Rare film footage of Queen recalls a golden age
This picture released by Buckingham Palace on June 1 shows Prince Charles and Princess Anne buried in the sand at Holkham Beach near Norfolk in the summer of 1957. It's part of a package of previously unreleased photos and film footage that is part of a BBC special on the Queen and the Diamond Jubilee (Getty Images)
You will be able to cut the air of nostalgia with a rusty knife this weekend as the royal clock is turned back on the life and times of Queen Elizabeth.
You might think that there's not much more to dig up in the image department of her life, since it has been duly recorded almost every step of the way.
Yet, there are several finds among material released this week, including home movies courtesy of Prince Charles, and a 1941 film from the British Council, "Royal Road" (see video below).
Charles pays tribute to the his mom in a BBC program, sharing some of his own childhood memories. He recalls one incident when he was four years old, just before Elizabeth's coronation, watching his mother prepare for the big event.
"I remember my Mama coming, you know, up, when we were being bathed as children, wearing the crown. It was quite funny -- practising," he said.
Charles also hauls out some footage of himself as a child. One scene -- filmed by his mom -- shows Charles and Anne being buried up to their neck in the sand of Holkham Beach in Norfolk. A corgi in the background gives a hint of the moviemaker.
Other home movies were taken at Balmoral, Windsor and on the Royal Yacht Britannia.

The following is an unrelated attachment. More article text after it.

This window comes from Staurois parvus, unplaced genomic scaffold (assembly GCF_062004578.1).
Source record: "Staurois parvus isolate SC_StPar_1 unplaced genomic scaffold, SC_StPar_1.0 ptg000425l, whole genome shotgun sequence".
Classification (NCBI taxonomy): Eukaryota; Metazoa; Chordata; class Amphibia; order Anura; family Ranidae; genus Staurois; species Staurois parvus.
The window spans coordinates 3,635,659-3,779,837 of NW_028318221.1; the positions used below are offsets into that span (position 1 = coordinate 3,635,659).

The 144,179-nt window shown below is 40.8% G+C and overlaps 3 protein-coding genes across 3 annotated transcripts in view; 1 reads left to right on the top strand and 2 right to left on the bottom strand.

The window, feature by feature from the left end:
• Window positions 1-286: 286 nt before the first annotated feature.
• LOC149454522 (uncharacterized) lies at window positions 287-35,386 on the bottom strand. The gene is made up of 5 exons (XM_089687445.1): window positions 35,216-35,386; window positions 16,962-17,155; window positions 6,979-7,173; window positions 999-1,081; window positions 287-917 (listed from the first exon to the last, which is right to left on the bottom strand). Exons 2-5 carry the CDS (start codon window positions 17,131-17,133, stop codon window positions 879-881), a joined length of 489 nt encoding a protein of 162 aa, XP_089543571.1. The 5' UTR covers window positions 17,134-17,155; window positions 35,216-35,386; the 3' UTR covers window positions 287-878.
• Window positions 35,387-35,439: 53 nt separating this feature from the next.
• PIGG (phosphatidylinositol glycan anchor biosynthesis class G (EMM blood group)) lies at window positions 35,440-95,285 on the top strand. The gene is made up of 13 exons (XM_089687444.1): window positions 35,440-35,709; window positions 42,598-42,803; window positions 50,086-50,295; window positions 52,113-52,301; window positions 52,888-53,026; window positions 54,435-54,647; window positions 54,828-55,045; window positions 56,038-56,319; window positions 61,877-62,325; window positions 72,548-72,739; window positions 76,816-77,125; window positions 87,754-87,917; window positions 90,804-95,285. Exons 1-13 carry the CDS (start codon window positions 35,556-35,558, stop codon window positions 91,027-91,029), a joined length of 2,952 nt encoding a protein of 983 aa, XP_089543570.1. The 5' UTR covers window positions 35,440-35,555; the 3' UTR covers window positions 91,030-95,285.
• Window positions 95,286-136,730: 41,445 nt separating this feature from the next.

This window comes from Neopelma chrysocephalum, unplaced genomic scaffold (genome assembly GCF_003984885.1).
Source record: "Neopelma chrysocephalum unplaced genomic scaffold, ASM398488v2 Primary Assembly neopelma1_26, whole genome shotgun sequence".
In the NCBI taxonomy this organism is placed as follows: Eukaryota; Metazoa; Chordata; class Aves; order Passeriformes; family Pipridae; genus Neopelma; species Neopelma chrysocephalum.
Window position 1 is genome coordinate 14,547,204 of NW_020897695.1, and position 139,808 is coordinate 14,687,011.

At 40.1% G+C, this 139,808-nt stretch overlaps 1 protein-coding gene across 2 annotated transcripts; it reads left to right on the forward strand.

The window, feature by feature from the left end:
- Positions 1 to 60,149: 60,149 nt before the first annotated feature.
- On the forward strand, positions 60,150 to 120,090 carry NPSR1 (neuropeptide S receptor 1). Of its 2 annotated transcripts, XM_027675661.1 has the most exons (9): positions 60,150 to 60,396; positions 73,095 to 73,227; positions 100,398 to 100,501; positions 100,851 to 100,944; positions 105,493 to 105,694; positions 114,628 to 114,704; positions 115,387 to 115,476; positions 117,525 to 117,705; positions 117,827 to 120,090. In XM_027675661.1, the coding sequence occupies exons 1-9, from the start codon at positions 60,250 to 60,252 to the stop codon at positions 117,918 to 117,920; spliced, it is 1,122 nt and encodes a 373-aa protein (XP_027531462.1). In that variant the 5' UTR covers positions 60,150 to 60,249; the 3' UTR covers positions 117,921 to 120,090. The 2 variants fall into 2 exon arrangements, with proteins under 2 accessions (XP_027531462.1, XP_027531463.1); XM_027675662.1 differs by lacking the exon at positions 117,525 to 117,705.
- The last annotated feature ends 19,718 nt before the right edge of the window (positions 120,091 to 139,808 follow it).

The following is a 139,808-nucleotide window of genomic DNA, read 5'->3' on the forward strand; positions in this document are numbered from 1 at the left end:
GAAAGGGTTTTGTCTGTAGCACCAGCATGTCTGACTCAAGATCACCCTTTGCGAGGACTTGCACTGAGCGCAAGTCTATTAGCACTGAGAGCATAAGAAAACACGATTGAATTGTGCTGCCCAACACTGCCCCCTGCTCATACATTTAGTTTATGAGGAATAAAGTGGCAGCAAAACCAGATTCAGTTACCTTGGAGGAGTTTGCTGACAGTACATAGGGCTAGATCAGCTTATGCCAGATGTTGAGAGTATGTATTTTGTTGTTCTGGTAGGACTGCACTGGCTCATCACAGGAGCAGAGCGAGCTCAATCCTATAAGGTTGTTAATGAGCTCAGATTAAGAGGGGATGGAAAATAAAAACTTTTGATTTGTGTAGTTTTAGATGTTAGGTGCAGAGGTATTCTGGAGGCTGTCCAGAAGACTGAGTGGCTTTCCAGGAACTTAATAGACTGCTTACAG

"My mama takes great pride in her family, from being a young mother at the start of her reign, to now being a great grandmother twice over," said Charles.
The admiration doesn't stop there:
"I think just the sheer number of heads of state who are coming to the jubilee celebrations shows the respect and affection with which my Mama is held all around the world," he says on the program.
He seems especially fond of some of the headgear the Queen gets to wear, especially when opening Parliament: "I've always thought my Mama looks absolutely wonderful in that tiara." (right photo)
On another trip down memory lane, the British Council has released a short film online called "Royal Road." Shot in 1941, as World War II was raging, it shows the Royal Family at its wartime best.
Included is a segment on the family riding around Windsor Castle, which was their main refuge during the war. It's a rare glimpse of what life must have been like for the the girl who, a dozen years later, would become Queen.
Prince Charles introduces his mother, Queen Elizabeth, to his school teachers and fellow pupils at the Hill House School Sports Day in west London, in this 1957 photograph, which is part of a BBC special being aired as a tribute from Charles to his mother.
Princess Elizabeth is seen in this still image taken from archive film footage from "Royal Road." It was shot during a car trip with her parents and sister around the grounds of Windsor Castle in 1941.